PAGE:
Chemical control is the least used of the three controls of water hyacinth, because of its long-term effects on the environment and human health. The use of herbicides requires strict approval from governmental protection agencies and skilled technicians to handle and spray the affected areas. The use of chemical herbicides is only used in case of severe infiltration of water hyacinth. However, the most successful use of herbicides is when it is used for smaller areas of infestation, because in larger areas, more mats of water hyacinths are likely to survive the herbicides and can fragment to further propagate a large area of water hyacinth mats. In addition, it is more cost-effective and less laborious than mechanical control, yet it can lead to environmental effects, as it can penetrate into the ground water system and can affect not only the hydrological cycle within an ecosystem, but also negatively affect the local water system and human health. Also of note, the use of herbicides is not strictly selective of water hyacinths; keystone species and vital organisms such as microalgae can perish from the toxins and can disrupt fragile food webs.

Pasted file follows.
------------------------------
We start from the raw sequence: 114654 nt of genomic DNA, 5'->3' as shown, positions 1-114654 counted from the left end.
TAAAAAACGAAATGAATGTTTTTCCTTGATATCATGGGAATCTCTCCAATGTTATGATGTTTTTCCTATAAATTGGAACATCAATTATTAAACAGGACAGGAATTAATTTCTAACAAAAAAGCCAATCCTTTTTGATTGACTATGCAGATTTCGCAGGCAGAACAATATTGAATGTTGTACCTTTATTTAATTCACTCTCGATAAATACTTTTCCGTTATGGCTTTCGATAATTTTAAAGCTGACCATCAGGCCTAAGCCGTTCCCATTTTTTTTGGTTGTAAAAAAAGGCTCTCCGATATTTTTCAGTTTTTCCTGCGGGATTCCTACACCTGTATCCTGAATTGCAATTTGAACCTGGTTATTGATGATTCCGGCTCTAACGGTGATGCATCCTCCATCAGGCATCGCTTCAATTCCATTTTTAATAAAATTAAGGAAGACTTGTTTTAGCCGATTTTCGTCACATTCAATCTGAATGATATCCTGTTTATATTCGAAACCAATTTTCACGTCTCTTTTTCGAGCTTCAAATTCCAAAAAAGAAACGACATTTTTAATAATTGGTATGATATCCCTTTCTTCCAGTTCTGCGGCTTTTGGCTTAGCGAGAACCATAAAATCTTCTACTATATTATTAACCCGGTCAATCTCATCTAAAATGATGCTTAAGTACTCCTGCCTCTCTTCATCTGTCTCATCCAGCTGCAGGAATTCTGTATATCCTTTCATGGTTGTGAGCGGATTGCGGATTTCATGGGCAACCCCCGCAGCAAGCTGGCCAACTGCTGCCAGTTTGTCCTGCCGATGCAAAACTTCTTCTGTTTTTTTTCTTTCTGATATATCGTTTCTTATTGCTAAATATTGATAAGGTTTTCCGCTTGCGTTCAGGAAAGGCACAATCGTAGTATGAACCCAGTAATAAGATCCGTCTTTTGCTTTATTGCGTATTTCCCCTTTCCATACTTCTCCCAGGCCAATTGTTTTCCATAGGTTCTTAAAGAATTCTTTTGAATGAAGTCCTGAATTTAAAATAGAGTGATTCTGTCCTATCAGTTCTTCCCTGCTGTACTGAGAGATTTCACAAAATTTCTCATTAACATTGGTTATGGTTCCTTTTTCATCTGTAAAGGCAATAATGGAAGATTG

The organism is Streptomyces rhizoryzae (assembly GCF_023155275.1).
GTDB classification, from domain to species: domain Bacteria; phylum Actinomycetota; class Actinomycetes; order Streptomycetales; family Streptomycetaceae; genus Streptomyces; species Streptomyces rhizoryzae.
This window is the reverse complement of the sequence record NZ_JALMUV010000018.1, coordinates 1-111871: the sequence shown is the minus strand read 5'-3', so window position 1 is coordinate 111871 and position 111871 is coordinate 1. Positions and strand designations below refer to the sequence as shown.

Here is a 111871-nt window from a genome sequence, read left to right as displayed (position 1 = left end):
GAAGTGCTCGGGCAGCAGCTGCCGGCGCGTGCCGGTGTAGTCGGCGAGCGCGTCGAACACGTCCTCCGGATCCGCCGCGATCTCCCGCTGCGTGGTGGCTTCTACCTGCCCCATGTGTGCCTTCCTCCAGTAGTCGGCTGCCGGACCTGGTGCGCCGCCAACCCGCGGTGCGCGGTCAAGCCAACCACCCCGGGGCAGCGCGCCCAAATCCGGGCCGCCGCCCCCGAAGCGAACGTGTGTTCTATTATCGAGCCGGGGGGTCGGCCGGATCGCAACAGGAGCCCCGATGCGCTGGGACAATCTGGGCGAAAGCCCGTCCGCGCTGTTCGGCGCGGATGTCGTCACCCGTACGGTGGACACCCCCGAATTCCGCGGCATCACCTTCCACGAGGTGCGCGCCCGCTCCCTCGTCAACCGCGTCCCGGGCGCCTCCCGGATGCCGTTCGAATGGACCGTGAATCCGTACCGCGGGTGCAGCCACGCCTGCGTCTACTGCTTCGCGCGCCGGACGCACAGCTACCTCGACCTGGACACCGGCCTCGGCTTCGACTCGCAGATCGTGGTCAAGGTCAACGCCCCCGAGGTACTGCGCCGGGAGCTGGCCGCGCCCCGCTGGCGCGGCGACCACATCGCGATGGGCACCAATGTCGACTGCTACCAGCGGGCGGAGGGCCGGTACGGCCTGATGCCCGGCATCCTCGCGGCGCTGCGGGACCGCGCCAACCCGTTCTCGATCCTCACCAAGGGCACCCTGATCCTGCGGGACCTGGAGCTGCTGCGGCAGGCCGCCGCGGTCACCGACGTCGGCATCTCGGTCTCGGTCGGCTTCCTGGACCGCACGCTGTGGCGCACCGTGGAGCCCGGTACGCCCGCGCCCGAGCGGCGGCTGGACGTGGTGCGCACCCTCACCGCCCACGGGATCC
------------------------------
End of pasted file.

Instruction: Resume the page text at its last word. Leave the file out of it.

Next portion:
The chemical regulation of water hyacinths can be done using common herbicides such as 2,4-D, glyphosate, and diquat. The herbicides are sprayed on the water hyacinth leaves and leads to direct changes to the physiology of the plant. The use of the herbicide known as 2,4-D leads to the death of water hyacinth through inhibition of cell growth of new tissue and cellular apoptosis. Almost a two-week period may be needed before mats of water hyacinth are destroyed with 2, 4-D. Between 75,000 and 150,000 acres (30,000 and 61,000 ha) of water hyacinth and alligator weed are treated annually in Louisiana.
The herbicide known as diquat is a liquid bromide salt that can rapidly penetrate the leaves of the water hyacinth and lead to immediate inactivity of plant cells and cellular processes. The herbicide glyphosate has a lower toxicity than the other herbicides, so takes longer for the water hyacinth mats to be destroyed (about three weeks). The symptoms include steady wilting of the plants and a yellow discoloration of the plant leaves that eventually leads to plant decay.